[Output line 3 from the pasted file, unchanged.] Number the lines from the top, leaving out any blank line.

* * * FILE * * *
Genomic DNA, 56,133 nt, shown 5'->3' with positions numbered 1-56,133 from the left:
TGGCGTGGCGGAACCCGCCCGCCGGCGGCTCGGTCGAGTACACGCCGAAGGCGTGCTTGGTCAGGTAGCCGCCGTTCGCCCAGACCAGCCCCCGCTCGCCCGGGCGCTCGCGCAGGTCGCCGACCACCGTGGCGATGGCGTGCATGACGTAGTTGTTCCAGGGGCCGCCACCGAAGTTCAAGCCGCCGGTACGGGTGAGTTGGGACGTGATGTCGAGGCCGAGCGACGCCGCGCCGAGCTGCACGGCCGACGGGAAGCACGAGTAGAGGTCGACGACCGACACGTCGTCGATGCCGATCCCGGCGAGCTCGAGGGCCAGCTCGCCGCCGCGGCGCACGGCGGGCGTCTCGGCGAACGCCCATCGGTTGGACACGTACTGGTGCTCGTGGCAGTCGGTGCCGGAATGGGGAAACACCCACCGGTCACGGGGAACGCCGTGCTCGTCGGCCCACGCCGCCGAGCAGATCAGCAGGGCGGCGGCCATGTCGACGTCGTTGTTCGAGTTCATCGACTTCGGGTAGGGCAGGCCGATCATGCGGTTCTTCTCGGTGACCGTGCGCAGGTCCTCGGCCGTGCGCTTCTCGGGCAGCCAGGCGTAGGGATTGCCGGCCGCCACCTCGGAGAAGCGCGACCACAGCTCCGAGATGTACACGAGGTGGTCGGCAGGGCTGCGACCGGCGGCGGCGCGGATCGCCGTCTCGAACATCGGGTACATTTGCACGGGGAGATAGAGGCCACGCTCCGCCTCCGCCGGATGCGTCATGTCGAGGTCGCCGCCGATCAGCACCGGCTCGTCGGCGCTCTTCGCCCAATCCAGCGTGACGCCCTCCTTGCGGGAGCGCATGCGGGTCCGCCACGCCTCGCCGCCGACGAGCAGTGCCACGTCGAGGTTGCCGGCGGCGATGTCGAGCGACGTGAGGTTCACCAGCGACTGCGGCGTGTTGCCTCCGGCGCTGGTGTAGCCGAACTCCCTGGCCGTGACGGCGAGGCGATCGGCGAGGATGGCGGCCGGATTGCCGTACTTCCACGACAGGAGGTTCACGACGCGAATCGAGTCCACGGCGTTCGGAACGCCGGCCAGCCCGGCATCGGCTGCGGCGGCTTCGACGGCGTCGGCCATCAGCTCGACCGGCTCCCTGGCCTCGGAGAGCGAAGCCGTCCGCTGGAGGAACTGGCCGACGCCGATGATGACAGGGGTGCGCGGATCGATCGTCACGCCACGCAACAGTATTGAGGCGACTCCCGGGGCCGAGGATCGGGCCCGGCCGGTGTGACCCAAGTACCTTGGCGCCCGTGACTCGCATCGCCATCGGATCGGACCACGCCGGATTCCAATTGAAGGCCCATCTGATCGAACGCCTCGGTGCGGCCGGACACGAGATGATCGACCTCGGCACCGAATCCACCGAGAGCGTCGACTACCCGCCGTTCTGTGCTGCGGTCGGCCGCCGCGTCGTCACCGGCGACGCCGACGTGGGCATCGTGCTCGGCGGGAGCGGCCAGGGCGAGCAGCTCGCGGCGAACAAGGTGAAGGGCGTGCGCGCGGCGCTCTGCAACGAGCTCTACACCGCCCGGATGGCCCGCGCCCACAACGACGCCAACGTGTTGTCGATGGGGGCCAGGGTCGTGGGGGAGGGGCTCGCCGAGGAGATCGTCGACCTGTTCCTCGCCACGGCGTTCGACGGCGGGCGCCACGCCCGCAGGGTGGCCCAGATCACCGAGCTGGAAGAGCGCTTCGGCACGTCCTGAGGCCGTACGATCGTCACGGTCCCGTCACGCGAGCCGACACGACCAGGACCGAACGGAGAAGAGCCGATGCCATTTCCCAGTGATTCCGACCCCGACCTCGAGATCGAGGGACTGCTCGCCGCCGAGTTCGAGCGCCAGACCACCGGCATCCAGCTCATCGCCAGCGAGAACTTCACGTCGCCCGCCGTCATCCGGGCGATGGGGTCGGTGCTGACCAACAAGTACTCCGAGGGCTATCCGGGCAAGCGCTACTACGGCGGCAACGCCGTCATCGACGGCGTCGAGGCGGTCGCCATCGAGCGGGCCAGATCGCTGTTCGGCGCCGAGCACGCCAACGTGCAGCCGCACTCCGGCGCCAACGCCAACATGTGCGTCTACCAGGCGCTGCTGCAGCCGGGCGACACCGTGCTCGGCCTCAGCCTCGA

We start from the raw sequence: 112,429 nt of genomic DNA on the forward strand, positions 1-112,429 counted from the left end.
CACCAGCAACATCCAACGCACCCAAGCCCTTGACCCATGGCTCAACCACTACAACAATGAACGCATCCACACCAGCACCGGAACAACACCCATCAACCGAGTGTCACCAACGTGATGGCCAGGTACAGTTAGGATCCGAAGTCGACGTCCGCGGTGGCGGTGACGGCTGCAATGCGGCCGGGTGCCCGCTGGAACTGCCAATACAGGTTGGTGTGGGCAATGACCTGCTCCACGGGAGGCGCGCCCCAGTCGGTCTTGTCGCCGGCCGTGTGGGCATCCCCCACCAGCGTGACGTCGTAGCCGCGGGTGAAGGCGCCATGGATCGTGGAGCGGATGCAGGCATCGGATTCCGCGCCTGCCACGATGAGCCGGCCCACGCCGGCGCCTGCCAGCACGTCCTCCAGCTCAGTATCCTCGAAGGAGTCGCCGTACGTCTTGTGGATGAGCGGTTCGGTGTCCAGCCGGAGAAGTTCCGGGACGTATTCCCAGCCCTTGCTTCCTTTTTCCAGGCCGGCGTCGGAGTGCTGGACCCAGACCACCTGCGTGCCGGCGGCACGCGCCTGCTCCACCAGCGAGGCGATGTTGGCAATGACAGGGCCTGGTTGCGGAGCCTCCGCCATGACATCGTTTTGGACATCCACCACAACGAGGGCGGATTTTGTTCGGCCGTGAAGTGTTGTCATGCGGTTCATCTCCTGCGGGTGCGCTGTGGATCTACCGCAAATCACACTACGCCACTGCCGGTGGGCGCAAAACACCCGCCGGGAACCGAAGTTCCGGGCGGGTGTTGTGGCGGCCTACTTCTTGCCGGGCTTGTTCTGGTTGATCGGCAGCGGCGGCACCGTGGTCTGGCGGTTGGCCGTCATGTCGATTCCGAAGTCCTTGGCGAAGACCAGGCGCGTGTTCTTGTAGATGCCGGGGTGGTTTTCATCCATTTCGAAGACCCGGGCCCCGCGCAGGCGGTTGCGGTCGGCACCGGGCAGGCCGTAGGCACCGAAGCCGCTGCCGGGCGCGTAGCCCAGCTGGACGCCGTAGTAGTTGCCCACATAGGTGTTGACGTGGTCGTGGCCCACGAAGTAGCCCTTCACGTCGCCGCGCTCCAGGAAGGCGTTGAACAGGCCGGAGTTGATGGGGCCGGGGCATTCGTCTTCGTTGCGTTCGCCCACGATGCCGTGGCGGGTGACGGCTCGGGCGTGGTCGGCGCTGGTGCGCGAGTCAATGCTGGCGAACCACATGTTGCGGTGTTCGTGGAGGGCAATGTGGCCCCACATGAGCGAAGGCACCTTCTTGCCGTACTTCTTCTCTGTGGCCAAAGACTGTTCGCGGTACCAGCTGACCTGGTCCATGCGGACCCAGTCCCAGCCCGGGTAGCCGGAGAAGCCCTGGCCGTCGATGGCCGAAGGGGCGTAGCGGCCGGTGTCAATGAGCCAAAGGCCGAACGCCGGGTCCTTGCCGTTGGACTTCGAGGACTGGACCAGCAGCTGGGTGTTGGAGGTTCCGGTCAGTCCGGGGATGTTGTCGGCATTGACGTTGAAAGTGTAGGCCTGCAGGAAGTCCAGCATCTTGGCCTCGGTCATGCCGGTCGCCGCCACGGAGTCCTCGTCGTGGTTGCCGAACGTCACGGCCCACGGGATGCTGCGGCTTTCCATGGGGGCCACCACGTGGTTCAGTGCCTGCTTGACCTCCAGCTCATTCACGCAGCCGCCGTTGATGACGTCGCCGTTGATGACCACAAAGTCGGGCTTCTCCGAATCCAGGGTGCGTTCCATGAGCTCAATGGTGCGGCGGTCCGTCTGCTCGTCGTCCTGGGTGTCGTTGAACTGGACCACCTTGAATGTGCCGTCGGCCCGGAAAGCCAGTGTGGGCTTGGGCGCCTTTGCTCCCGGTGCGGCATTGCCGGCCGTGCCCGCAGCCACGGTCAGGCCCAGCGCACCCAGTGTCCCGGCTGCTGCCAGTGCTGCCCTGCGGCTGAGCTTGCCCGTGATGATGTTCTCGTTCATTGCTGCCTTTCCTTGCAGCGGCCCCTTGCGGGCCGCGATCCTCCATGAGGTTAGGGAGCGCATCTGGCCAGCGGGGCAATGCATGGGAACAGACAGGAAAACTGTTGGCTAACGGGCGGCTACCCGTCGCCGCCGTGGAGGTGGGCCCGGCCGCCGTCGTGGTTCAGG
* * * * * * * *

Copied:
We start from the raw sequence: 112,429 nt of genomic DNA on the forward strand, positions 1-112,429 counted from the left end.